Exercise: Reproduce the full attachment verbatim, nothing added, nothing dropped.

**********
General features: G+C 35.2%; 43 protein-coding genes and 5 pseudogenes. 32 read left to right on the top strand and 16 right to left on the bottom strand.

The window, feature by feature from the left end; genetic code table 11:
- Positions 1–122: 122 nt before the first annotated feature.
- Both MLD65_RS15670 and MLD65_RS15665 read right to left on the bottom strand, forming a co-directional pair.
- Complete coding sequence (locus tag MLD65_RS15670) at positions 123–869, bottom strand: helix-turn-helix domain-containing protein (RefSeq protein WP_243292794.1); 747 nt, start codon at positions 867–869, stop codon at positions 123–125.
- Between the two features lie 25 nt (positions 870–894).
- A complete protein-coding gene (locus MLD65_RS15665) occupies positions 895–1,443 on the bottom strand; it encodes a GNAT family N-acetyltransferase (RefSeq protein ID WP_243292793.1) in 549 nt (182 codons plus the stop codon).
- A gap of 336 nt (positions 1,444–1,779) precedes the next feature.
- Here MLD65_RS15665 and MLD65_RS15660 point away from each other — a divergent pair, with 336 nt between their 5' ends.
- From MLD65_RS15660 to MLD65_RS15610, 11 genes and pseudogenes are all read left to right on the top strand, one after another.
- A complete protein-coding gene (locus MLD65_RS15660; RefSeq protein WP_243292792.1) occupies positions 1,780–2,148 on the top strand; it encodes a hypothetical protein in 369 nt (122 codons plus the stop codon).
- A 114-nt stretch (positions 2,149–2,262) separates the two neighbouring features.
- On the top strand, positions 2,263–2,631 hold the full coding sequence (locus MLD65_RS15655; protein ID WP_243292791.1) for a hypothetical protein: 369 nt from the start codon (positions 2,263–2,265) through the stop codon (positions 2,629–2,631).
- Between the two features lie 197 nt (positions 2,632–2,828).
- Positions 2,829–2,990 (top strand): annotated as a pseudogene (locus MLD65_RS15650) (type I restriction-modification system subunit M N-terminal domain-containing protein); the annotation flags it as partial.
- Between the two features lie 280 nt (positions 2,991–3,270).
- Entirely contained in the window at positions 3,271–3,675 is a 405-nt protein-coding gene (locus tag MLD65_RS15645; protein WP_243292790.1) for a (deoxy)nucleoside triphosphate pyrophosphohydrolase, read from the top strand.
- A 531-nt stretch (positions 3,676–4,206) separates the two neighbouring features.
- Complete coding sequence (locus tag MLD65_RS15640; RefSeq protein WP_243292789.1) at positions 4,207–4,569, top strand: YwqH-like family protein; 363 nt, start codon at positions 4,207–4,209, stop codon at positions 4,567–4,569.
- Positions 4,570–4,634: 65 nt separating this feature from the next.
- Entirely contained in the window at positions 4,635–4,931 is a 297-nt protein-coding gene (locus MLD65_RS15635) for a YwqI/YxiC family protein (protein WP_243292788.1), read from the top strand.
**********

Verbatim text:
General features: G+C 35.2%; 43 protein-coding genes and 5 pseudogenes. 32 read left to right on the top strand and 16 right to left on the bottom strand.

The window, feature by feature from the left end; genetic code table 11:
- Positions 1–122: 122 nt before the first annotated feature.
- Both MLD65_RS15670 and MLD65_RS15665 read right to left on the bottom strand, forming a co-directional pair.
- Complete coding sequence (locus tag MLD65_RS15670) at positions 123–869, bottom strand: helix-turn-helix domain-containing protein (RefSeq protein WP_243292794.1); 747 nt, start codon at positions 867–869, stop codon at positions 123–125.
- Between the two features lie 25 nt (positions 870–894).
- A complete protein-coding gene (locus MLD65_RS15665) occupies positions 895–1,443 on the bottom strand; it encodes a GNAT family N-acetyltransferase (RefSeq protein ID WP_243292793.1) in 549 nt (182 codons plus the stop codon).
- A gap of 336 nt (positions 1,444–1,779) precedes the next feature.
- Here MLD65_RS15665 and MLD65_RS15660 point away from each other — a divergent pair, with 336 nt between their 5' ends.
- From MLD65_RS15660 to MLD65_RS15610, 11 genes and pseudogenes are all read left to right on the top strand, one after another.
- A complete protein-coding gene (locus MLD65_RS15660; RefSeq protein WP_243292792.1) occupies positions 1,780–2,148 on the top strand; it encodes a hypothetical protein in 369 nt (122 codons plus the stop codon).
- A 114-nt stretch (positions 2,149–2,262) separates the two neighbouring features.
- On the top strand, positions 2,263–2,631 hold the full coding sequence (locus MLD65_RS15655; protein ID WP_243292791.1) for a hypothetical protein: 369 nt from the start codon (positions 2,263–2,265) through the stop codon (positions 2,629–2,631).
- Between the two features lie 197 nt (positions 2,632–2,828).
- Positions 2,829–2,990 (top strand): annotated as a pseudogene (locus MLD65_RS15650) (type I restriction-modification system subunit M N-terminal domain-containing protein); the annotation flags it as partial.
- Between the two features lie 280 nt (positions 2,991–3,270).
- Entirely contained in the window at positions 3,271–3,675 is a 405-nt protein-coding gene (locus tag MLD65_RS15645; protein WP_243292790.1) for a (deoxy)nucleoside triphosphate pyrophosphohydrolase, read from the top strand.
- A 531-nt stretch (positions 3,676–4,206) separates the two neighbouring features.
- Complete coding sequence (locus tag MLD65_RS15640; RefSeq protein WP_243292789.1) at positions 4,207–4,569, top strand: YwqH-like family protein; 363 nt, start codon at positions 4,207–4,209, stop codon at positions 4,567–4,569.
- Positions 4,570–4,634: 65 nt separating this feature from the next.
- Entirely contained in the window at positions 4,635–4,931 is a 297-nt protein-coding gene (locus MLD65_RS15635) for a YwqI/YxiC family protein (protein WP_243292788.1), read from the top strand.